About this artwork
Walka is a Desert design and inextricably linked with Tjukurpa: the Law and way of life of Anangu (Central and Western Desert Aboriginal people). Â The symbols were traditionally used in cave, ground and body paintings in story telling, teaching and signalling inheritance. Â Meaning of the designs depends on the subject of the painting and particular people are responsible for their re-creation and teaching according to the Tjukurpa. Â Highly experienced craftspeople have grown up making traditional tools and weapons under the instruction of their elders. Â They now apply this knowledge an express their world through art such as this.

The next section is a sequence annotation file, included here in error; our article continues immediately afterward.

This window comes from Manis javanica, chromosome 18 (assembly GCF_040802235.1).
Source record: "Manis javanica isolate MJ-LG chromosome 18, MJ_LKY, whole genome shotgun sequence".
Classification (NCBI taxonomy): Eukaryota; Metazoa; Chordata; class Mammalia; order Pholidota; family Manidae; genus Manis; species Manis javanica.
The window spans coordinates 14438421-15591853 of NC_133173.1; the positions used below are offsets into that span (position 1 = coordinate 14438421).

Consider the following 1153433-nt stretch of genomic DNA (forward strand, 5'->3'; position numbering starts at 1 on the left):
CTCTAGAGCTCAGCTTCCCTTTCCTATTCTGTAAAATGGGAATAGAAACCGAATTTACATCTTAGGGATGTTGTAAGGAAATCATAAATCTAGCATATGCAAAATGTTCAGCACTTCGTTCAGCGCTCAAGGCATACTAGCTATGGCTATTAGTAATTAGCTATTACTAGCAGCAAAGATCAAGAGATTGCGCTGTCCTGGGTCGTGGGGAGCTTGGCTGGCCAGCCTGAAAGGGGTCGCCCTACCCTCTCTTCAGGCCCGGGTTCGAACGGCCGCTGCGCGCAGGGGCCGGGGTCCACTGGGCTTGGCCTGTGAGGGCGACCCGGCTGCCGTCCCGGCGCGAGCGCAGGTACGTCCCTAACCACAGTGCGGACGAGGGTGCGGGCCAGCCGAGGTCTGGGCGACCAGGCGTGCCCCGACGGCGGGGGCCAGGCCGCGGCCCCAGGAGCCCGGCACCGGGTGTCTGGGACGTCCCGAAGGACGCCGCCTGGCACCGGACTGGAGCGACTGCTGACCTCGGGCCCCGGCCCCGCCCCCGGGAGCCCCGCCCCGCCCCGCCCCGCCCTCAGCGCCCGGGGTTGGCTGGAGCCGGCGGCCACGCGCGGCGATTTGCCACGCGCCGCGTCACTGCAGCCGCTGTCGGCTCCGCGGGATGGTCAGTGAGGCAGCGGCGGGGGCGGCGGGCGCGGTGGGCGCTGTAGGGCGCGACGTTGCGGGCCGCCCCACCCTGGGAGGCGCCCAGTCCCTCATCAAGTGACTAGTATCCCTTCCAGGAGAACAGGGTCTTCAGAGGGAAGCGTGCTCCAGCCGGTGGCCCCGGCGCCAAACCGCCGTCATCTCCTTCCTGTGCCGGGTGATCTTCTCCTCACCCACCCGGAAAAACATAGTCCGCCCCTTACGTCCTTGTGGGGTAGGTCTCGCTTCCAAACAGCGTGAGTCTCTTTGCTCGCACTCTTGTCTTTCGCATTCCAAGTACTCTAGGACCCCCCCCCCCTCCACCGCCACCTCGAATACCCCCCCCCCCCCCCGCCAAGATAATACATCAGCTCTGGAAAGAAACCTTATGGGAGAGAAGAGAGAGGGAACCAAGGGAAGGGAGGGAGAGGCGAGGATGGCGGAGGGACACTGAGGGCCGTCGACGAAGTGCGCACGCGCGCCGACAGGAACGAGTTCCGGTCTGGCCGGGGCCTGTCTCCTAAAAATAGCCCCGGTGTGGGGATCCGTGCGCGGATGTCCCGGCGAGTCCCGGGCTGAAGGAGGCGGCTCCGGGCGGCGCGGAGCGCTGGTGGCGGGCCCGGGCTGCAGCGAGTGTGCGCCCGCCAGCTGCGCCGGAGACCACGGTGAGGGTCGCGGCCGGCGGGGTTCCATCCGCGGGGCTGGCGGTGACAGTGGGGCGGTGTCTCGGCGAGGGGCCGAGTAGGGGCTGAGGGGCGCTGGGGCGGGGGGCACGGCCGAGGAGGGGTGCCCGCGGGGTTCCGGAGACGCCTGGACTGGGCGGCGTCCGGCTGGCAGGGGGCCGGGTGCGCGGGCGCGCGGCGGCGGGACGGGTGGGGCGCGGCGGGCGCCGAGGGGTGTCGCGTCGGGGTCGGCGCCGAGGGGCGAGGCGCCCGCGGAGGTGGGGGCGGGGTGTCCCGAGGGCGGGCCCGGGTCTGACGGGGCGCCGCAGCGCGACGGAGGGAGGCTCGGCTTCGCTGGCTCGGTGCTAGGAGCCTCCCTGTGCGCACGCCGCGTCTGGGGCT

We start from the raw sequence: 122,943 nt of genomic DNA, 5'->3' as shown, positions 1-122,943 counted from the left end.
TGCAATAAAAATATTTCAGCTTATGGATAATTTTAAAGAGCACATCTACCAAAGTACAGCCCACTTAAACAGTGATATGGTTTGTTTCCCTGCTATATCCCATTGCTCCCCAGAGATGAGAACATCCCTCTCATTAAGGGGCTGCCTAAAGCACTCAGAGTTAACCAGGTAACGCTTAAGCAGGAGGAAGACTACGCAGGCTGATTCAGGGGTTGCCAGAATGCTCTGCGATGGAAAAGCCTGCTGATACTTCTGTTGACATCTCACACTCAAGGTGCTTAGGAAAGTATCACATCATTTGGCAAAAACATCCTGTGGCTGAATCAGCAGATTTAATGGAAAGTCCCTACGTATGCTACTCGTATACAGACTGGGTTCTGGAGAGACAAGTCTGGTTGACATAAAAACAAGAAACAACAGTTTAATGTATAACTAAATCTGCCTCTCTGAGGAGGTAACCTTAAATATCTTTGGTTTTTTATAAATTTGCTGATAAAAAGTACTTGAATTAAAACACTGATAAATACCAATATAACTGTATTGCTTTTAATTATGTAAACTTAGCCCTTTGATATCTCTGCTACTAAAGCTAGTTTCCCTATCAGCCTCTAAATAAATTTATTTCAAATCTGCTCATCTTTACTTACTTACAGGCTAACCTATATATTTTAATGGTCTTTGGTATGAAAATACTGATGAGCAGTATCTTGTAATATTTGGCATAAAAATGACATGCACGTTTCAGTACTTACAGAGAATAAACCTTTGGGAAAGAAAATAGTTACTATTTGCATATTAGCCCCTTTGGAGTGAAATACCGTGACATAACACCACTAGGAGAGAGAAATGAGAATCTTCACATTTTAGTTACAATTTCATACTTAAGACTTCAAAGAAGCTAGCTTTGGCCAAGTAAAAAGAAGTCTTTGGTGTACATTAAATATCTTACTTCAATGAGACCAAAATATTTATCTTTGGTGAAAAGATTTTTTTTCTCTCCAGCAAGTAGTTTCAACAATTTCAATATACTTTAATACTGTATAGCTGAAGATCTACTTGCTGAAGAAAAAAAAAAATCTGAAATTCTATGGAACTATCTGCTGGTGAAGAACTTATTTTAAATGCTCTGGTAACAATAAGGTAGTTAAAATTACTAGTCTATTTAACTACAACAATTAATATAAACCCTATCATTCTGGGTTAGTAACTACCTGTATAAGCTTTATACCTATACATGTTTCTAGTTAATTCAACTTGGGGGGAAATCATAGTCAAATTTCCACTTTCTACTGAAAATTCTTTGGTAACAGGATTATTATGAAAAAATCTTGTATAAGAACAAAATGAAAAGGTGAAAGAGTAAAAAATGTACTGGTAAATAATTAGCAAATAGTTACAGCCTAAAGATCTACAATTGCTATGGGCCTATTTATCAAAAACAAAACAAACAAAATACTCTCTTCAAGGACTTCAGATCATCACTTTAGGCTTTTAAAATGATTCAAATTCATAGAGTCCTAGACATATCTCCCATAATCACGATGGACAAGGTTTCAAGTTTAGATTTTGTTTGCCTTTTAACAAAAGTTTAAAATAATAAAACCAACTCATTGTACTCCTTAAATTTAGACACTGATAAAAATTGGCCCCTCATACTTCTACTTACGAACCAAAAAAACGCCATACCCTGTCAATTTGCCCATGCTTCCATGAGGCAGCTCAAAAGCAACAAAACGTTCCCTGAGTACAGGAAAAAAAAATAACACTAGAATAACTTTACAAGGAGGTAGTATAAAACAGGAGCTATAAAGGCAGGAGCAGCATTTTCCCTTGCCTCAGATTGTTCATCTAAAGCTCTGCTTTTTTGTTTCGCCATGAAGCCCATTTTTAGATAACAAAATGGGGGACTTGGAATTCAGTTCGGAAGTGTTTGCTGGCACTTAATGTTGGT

Both the dot painting and etching techniques, where walka is burnt into the wood with wire heated on a wood fire, have become Centralian traditions, evolving with the adaptation of traditional design for public display and as a depiction of Tjukurpa and landscape.
This walka is connected with a creation story of Niningka’s country at Malara. Â It concerns the Wanampi, powerful water serpents which inhabit and protect water holes. Â A group of Wati Liru or poisonous snake men marched in battle across the lands as far afield as Uluru and Kata Tjuta. Â They arrived back in Malara in human form and rested for a while by the fire before taking serpent form again and disappearing into the ground.
Acrylic Paint on Structural Plywood